France lashes out at new wave of protests against pensions


PARIS (London Post with AP) Protests and strikes against unpopular pension reforms resumed across France on Tuesday, with police on guard after the government warned that radical protesters intended to “destroy, injure and kill.” was strengthened.

Fear that violence would destabilize the demonstrations prompted the unprecedented deployment of his 13,000 officers, described by Interior Minister Gerard Dalmanin, nearly half of them in the French capital.

Breaking out of the storm of protests sparked by President Emmanuel Macron’s changes to France’s pension system seemed farther away than ever. Macron has cut ties with her, despite renewed calls by trade unions to halt a controversial government move to raise France’s legal retirement age from 62 to her 64. seems to maintain.

French leaders have previously used special constitutional powers to force reforms without allowing parliamentarians to vote. His move this month has further fueled the protest movement. Since then, violence has erupted, with thousands of tons of foul-smelling garbage piled up on the streets of Paris and garbage collectors going on strike.

“Everybody is outraged,” said Clément Seyde, a train passenger at Gare de Lyon in Paris.

He said he supported the strike despite the impact on transportation and other services.

“I’m not sure if he’s 26 and retired,” he said.

Another passenger, 70-year-old Helen Cogan, said:
“The French are stubborn and things get out of hand.”

Tuesday’s wave of protests came as unions called on workers to leave the country for the 10th time since January, voicing protesters against changes to pensions, a key priority for Macron’s second term as president. Called to flood the streets of the country. His government argues that without reform, France’s pension system will slip into deficit in many rich countries due to declining fertility rates and rising life expectancy. Additional funding for the company could come from other sources without requiring workers to retire later, it said.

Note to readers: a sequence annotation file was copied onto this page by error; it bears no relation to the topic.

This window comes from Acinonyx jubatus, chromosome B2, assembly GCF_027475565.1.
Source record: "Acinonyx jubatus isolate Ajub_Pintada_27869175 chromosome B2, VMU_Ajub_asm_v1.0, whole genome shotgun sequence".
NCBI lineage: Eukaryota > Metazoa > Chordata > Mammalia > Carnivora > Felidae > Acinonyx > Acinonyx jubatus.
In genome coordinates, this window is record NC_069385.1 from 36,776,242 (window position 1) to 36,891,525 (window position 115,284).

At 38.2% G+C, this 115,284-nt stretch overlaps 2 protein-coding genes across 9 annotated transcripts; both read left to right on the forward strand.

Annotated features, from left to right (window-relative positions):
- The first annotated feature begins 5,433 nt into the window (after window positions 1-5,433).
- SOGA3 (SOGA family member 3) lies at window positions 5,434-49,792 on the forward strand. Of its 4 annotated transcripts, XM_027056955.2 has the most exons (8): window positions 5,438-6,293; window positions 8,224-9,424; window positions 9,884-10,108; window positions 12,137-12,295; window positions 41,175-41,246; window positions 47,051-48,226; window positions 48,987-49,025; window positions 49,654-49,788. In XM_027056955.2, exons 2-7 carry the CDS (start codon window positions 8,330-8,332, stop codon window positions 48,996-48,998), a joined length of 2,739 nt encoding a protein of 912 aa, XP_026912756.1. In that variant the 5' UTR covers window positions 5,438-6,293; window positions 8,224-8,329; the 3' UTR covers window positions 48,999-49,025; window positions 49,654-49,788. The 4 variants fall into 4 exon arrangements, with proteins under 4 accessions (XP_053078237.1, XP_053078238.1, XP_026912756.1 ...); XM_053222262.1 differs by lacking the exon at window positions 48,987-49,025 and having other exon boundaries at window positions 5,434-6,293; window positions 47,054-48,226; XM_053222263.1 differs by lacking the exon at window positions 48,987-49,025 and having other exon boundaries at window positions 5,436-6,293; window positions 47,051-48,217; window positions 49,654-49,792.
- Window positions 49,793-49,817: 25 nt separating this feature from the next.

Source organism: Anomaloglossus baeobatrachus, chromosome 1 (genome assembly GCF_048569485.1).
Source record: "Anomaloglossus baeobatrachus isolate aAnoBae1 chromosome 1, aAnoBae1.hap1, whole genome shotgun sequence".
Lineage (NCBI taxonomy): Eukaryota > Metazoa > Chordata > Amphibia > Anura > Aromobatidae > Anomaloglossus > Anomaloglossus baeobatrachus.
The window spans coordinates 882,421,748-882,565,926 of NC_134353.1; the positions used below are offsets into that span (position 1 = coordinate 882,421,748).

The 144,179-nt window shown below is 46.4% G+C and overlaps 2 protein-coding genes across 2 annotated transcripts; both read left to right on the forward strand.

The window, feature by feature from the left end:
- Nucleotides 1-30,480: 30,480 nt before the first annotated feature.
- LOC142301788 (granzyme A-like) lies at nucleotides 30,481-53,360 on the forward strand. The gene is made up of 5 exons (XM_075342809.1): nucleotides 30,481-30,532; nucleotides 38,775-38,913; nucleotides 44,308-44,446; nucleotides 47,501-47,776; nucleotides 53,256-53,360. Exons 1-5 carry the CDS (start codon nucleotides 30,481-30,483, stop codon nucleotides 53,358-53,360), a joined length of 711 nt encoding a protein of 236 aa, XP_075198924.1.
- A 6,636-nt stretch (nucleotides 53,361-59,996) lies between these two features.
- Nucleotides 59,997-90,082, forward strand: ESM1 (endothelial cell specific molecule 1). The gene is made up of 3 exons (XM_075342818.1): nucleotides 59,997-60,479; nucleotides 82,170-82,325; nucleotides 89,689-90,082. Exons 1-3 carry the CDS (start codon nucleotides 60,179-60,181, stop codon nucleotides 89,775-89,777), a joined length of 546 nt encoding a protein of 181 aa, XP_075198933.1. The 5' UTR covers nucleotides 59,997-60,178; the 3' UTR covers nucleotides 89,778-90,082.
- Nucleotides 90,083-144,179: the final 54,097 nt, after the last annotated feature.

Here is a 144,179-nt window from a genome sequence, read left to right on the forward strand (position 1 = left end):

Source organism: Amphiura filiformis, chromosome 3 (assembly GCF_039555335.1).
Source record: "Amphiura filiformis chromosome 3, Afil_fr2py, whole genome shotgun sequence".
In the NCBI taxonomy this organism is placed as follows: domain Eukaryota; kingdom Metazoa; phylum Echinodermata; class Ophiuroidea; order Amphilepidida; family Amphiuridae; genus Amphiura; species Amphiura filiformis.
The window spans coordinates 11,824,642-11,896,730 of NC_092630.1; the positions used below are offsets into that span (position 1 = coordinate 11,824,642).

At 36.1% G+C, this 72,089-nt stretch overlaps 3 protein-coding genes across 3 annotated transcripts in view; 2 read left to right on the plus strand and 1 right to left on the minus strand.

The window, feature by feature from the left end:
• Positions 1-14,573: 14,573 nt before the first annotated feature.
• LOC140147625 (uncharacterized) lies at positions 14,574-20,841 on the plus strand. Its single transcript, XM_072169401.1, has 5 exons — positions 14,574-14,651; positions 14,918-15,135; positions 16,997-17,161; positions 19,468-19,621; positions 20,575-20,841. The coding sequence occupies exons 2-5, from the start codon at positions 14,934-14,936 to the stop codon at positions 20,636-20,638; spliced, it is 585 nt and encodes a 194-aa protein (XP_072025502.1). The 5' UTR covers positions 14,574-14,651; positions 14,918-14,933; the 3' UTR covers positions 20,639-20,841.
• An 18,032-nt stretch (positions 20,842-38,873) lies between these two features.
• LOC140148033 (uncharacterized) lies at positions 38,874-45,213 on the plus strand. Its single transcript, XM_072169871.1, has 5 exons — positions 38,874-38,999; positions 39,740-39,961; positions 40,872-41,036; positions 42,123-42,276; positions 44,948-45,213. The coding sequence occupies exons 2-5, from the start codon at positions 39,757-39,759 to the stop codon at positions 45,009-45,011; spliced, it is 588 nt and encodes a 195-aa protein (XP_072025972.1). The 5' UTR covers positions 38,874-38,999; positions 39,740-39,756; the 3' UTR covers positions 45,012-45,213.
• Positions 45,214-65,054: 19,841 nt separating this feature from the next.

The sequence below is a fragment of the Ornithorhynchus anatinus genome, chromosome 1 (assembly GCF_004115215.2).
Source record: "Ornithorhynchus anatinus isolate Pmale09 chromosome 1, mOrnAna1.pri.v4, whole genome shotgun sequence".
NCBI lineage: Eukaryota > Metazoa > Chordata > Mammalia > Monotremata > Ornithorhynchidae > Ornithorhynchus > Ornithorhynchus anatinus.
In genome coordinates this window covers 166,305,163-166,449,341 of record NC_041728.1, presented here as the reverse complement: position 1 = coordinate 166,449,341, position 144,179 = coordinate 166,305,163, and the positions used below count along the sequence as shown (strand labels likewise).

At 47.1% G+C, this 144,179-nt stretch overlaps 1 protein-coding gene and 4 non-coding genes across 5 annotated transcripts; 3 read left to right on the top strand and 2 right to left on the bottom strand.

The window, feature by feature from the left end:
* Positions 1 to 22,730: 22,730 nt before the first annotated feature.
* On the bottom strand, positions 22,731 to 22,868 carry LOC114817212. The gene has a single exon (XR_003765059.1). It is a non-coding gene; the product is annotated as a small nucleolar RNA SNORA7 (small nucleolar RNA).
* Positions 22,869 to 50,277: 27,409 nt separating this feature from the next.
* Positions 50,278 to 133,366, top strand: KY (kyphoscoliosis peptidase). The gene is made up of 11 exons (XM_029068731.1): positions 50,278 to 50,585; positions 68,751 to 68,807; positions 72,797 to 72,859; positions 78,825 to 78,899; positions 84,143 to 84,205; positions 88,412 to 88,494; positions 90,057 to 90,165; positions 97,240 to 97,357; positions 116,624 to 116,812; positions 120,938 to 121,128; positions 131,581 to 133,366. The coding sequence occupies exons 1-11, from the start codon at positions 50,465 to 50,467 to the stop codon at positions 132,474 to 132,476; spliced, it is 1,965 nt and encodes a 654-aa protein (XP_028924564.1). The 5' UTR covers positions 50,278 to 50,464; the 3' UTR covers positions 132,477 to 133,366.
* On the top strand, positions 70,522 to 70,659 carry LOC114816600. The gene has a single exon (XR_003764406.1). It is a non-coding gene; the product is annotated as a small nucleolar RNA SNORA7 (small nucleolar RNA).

Demonstrations began peacefully on Tuesday morning with large crowds in several cities. However, the police prepared for violence later in the day. The interior secretary said more than 1,000 “radical” troublemakers could join the demonstrations in Paris and elsewhere. “They come to destroy, maim and kill police and gendarmes. Your goal has nothing to do with pension reform. Their goal is to destabilize the republic and bring blood and fire to France.” That’s it,” the minister detailed Monday’s police operation.

Some protesters, human rights activists, and political opponents of President Macron say police officers used excessive force against protesters.Police regulators have filed multiple allegations of misconduct by officers. are investigating. Striking railway workers outside Gare de Lyon marched with banners that read:
“Police amputate limbs. We will not allow it!”

Mr Macron’s opponents are urging him to back down and calm his anger. Union leader Laurent Berger sued on Tuesday for a suspension and mediation of the implementation of pension reforms.

“If we want to avoid tension, and I want to avoid it, the union suggests a gesture to calm things down. ‘It has to be confiscated.’

However, government spokesman Olivier Veran said mediation was not necessary for the union and the government to talk to each other. A series of protests prompted President Macron to cancel an official visit by King Charles III this week. postponed indefinitely.

However, Bellan insisted that France would remain a welcoming place for all non-royal visitors.

“Life goes on,” he said.